On 2 October, the Zambian Electoral Commission announced that Mwanawasa had officially won the election; final results put Sata in second place with about 29% of the vote.
Sata was arrested in early December 2006, accused of making a false declaration of his assets when applying to run for president in August, along with other charges. He was questioned by police and released on bail. If convicted, he could have received a prison sentence of least two years. As a convict, he would also be unable to hold public office. Sata said the charges were politically motivated, and in court he pleaded not guilty to them. On 14 December, the charges were dropped on the grounds that the declaration of assets was not made under oath.
On 15 March 2007, Sata was deported from Malawi shortly after arrival. Sata said that he was only there to meet with the business community, and alleged that the Zambian government had effected the deportation by falsely claiming that Sata was in Malawi to assist that country’s former president, Bakili Muluzi. The Zambian government denied this, while the Malawian government gave no explanation for Sata’s deportation. On 6 April, Sata’s lawyer said that he had initiated a lawsuit against the Malawian government for violating his rights.
Sata ran for President for a fourth time in the election held on 20 September 2011. In the early stages of the campaign he was more vitriolic in his anti-Chinese rhetoric, but he later toned down his rhetoric. Results showed him receiving about 43% of the vote against 36% for Banda, and Chief Justice Ernest Sakala accordingly declared that he had won the election in the early hours of 23 September. He was sworn in later in the day.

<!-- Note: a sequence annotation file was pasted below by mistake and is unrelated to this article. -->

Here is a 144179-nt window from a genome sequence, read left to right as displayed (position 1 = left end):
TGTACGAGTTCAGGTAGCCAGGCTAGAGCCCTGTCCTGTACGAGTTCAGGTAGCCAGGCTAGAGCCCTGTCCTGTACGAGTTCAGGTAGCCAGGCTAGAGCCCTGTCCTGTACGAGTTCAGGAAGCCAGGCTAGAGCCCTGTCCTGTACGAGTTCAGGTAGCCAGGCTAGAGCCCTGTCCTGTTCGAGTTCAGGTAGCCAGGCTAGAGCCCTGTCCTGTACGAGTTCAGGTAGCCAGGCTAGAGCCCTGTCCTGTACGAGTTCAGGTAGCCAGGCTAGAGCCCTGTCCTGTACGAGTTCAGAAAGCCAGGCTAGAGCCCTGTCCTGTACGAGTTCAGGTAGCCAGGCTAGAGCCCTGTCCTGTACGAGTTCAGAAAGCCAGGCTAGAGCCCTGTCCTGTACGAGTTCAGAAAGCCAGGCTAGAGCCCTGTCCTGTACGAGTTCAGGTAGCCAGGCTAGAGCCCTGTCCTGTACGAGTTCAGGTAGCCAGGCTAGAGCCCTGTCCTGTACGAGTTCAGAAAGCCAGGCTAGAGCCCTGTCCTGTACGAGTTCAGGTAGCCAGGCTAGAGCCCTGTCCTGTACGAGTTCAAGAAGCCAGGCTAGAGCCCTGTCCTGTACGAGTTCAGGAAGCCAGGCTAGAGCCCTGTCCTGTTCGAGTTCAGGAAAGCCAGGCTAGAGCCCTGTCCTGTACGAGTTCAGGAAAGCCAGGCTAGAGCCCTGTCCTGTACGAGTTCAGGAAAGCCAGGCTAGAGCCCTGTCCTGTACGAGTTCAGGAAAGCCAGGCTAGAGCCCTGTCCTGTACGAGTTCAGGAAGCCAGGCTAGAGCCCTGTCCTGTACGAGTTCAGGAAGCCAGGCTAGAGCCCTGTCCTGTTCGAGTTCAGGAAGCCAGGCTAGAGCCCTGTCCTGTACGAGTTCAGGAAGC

At his inauguration as President of Zambia, Sata assured foreign investors that they are welcome in his country, Africa’s biggest copper producer, but said they must improve conditions for their Zambian employees.
Concerns about the elderly Sata’s health grew during 2014, and some suggested that he was no longer really running the government due to his condition, although the government denied that. He stopped appearing in public, which seemed jarringly uncharacteristic for the notably extroverted and outspoken President.
Observers thought he seemed unwell when he opened Parliament on 19 September 2014, and over the course of the following month he failed to appear in public again. MMD leader Nevers Mumba alleged that the government was lying about Sata’s health.
In October 2014 he left the country for what was described as a medical check-up, leaving Edgar Lungu, the Minister of Defense, in charge of the country in his absence.
Given the circumstances, including the sudden nature of the trip, Sata’s absence from public view, and the fact that the 50th anniversary of Zambian independence was only days away, many believed that Sata was very seriously ill.
He died on 28 October 2014 in London at the age of 77.